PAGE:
Fake news law proposal, another tool to crackdown on critics
Parliamentary committee recommends legislation to curb fake news
Singapore plans to tackle the spread of fake news with new laws https://t.co/FK3xL1MtRF— Bloomberg (@business) September 20, 2018
On 20th September 2018, the parliamentary Select Committee on "deliberate online falsehoods” made 22 recommendations to halt the viral spread of fake news including “adopting laws empowering the government to swiftly disrupt the spread of fake news”. The committee also recommended that government “consider laws to disrupt the flows of digital advertising revenue to publishers of online falsehoods, as well as criminal sanctions for perpetrators of deliberate online falsehoods”.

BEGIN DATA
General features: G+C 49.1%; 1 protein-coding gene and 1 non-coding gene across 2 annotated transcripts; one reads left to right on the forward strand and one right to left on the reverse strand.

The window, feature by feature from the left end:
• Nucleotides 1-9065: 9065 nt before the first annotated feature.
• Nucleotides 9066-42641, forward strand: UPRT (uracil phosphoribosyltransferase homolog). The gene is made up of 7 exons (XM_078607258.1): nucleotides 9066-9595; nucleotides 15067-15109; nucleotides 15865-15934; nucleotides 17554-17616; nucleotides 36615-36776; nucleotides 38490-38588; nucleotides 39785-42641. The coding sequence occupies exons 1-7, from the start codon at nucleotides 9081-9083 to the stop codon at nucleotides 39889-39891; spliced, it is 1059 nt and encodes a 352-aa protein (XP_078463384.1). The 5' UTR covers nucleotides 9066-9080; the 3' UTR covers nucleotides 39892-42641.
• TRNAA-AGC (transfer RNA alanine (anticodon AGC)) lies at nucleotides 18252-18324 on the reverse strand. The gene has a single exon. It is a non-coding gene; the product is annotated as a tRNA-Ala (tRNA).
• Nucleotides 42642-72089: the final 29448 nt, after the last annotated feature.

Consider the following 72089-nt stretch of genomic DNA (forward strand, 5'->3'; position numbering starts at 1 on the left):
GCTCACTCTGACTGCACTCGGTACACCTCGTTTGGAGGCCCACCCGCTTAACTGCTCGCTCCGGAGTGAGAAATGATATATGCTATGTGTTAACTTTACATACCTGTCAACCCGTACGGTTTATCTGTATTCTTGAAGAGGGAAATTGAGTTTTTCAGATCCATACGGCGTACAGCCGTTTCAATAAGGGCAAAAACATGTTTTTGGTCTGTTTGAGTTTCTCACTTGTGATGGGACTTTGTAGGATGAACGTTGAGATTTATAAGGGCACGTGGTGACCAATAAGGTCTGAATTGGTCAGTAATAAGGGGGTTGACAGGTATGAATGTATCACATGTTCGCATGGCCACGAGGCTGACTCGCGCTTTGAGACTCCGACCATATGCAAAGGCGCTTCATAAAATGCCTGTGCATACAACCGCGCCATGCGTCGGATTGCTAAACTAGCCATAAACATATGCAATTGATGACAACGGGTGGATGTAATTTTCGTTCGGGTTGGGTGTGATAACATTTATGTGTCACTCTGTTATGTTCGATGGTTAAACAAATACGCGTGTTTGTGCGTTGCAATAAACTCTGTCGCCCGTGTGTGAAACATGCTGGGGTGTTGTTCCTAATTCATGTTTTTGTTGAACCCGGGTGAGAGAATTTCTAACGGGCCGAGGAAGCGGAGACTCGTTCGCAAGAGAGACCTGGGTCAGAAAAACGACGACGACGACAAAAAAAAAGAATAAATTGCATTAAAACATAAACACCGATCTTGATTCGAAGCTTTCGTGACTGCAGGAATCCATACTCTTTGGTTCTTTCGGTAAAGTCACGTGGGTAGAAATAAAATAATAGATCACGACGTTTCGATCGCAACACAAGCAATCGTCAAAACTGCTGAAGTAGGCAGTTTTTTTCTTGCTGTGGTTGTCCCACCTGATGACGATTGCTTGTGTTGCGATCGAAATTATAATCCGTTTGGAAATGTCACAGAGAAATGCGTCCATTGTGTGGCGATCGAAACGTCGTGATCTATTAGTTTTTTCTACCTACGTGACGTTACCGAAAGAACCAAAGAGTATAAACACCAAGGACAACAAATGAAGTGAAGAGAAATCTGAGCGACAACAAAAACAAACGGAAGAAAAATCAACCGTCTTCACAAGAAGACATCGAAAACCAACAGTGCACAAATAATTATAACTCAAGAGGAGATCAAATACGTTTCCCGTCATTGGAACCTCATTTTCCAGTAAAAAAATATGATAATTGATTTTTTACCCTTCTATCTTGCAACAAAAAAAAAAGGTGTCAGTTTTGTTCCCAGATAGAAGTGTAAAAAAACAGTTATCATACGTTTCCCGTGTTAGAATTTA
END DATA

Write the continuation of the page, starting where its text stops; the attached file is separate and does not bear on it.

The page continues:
The Singapore Parliament established a Select Committee on Deliberate Online Falsehoods - Causes, Consequences and Countermeasures in January 2018. The committee examined the use of digital technology to deliberately spread falsehoods online, why people spread falsehoods, and the types of individuals and entities who engage in these activities. It also investigated the impact of online falsehoods on Singapore’s institutions and democratic processes.
In April 2018, Amnesty International condemned the treatment of activists during the committee hearings. They said that there was “criticism of and misrepresentation of civil society activists and organisations that have participated in the hearings, including the forced removal of a political activist”. The organisation also said that views of civil society activists and organisations were repressed during the hearings. A joint civil society statement on 2nd April 2018 stated that the “the hearings were hardly open or consultative” and were used to discredit activists who came before it.
Human rights groups have also raised concerns that a fake news law would add to the list of overly broad criminal and civil laws that already exist in Singapore that have been used to silence dissent. Amnesty International said: